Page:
Archive for April, 2012

Zohra Sehgal, a name that symbolizes liveliness, and truly defines ‘Life’ in every possible way.  The unmatched charm, the animated smile on that expressive face, and the young heart, even at this age it fills every ambiance with so much joy and happiness. Forget real life, look at any of her pictures and you realise that it’s so easy for the camera to capture it.

The living legend completes a century “full of Life” today on April 27, 2012.  Born exactly 100 years ago, Zohra started her career  as a dancer with Uday Shankar, was later associated with IPTA & Prithvi Theater and made her onscreen debut in Khwaja Ahmed Abbas’s much acclaimed Dharti Ke Laal in 1946.

Here’s a rare clip of her onscreen appearance in Dharti Ke Lal.

In recent years she has continued to work in films and has made her unique presence felt strongly in films like Dil Se, Bend it Like Beckham, Saaya & Cheeni Kum.

Hundred & not out, we wish Zohra Sehgal many more years of life…a life that has priceless memories to share, stories to tell and moments to cherish.

Happy 100 years, Zohra-ji!

(PS – ANI recently did an interview with her. It’s in three parts. Click here to start with the first part.)

Pavan Jha

For small and regional films, social networking platforms can be quite a boon. If anything is good, one doesn’t need to worry about its audience. When people become your ambassador, you don’t need advertising or pr. I discovered the wonderful trailer of Bhooter Bhobishyot on FB and was instantly hooked. Have been following it since then and it’s finally getting a limited release in Mumbai today. So here’s a recco post on the film by Aniruddha Chatterjee. But first watch the trailer. Wish they had released it with subtitles.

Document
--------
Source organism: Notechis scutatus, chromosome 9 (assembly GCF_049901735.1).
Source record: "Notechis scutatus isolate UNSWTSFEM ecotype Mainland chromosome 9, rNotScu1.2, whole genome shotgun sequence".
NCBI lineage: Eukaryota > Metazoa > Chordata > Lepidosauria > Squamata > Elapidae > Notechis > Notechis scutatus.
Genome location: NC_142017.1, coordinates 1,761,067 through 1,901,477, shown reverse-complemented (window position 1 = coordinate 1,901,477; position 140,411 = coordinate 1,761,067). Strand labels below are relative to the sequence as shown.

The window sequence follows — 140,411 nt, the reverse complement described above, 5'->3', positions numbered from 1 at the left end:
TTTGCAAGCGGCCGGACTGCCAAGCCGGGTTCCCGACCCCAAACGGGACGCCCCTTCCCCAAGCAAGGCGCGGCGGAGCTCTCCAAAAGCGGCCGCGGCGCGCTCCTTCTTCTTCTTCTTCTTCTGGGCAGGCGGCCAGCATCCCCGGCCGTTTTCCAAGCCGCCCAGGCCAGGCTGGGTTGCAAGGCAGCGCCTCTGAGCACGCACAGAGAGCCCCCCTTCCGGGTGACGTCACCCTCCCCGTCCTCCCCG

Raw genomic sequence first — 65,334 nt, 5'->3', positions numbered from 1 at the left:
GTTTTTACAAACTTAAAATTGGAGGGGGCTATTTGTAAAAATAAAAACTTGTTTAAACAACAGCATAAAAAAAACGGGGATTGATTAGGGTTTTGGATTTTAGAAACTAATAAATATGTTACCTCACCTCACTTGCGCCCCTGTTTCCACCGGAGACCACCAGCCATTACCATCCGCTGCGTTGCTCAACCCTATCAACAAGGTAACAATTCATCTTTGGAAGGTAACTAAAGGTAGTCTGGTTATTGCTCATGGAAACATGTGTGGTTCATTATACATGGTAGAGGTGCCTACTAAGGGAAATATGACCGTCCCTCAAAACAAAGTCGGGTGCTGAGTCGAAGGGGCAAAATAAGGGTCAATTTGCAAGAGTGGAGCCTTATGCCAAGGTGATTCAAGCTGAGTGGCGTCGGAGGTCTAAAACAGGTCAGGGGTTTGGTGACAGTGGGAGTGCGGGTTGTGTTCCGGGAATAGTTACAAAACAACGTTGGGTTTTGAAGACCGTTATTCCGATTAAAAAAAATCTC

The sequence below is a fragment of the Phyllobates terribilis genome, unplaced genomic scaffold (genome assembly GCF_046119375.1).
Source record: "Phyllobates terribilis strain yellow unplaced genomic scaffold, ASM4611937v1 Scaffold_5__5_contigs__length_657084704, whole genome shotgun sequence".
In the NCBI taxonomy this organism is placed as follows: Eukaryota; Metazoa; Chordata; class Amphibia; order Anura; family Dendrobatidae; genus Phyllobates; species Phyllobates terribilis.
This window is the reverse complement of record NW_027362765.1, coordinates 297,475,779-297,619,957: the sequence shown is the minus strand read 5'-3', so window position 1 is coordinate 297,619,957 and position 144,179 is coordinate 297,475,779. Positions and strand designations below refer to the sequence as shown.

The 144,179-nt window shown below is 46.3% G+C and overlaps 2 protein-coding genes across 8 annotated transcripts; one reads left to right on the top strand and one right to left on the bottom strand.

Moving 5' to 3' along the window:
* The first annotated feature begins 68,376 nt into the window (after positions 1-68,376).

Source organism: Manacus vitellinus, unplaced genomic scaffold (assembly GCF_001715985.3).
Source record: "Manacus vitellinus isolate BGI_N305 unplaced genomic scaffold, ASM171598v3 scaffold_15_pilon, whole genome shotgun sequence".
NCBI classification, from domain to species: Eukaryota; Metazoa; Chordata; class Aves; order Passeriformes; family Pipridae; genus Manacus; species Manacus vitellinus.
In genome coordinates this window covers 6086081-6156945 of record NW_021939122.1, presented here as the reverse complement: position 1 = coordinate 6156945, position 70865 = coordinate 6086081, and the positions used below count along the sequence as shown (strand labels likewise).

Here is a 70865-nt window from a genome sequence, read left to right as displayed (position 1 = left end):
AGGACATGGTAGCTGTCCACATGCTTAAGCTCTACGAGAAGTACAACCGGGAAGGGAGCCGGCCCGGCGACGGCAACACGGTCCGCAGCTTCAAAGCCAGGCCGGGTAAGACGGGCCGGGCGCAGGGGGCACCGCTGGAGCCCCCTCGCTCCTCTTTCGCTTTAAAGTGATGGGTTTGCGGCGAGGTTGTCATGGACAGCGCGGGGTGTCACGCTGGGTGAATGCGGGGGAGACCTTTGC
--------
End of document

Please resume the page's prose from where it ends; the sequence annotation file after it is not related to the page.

Imagine this. Two ghosts, one a zamindar who got killed by the dacaits, and the other, a British officer who served in pre-independent India, are auditioning other ghosts to fill the zamindar’s abandoned mansion. This is because most old mansions and houses are demolished and turned to shopping malls and multiplexes by money hungry promoters and are ruining the culture and heritage of the city. So the ghosts all over the world, especially in Kolkata, are finding it very difficult to find a place to live in. Interestingly, even the ghosts are worried about their food, entertainment and security. The selections in the audition are made accordingly. This is the crux of debutant director Anik Dutta’s delicious bengali film Bhooter Bhobishyot.

Siraj-ud-Daulah’s trusted cook who gave his life in the Battle of Plassey, an Indian army officer who got killed during the Kargil war, an actress cum singing Kanan Devi-isque sensation of the 1940s who committed suicide after her producer boyfriend ditched her and married someone else, a Bangla rock band member who overdosed himself to death, a Bihari rickshaw puller who was killed due to reckless driving by a rich brat, a Hindu refugee from Bangladesh who was killed during partition, and a modern day city girl who jumped from her apartment terrace when her industrialist father refused to let her marry a Muslim boy – all of them get selected after the audition. The thread connecting all the ghosts is that they all died unusual deaths.

The ghosts sing, dance, romance, go to picnic, argue over hilsa and prawn, and when endangered, unite to fight against a promoter who wants to destroy Choudhury mansion and build a mall.

The script is unique and original, and is one of the most satisfying satirical comedies of late. The filmmaker takes a dig at everything that is Bengali – the intellectual filmmakers who only prefer Godard, Fellini and Ray, the pseudo communist rebel who thinks wearing Che Guevara t-shirt proves everything, the Dada and Didi of Bengali politics including the Rizwanur Rahman incident, and the everlasting fight between ghoti and bangal. It is refreshing to see usage of Spookbook, Facebook for ghosts, to find a suitable match for an item number.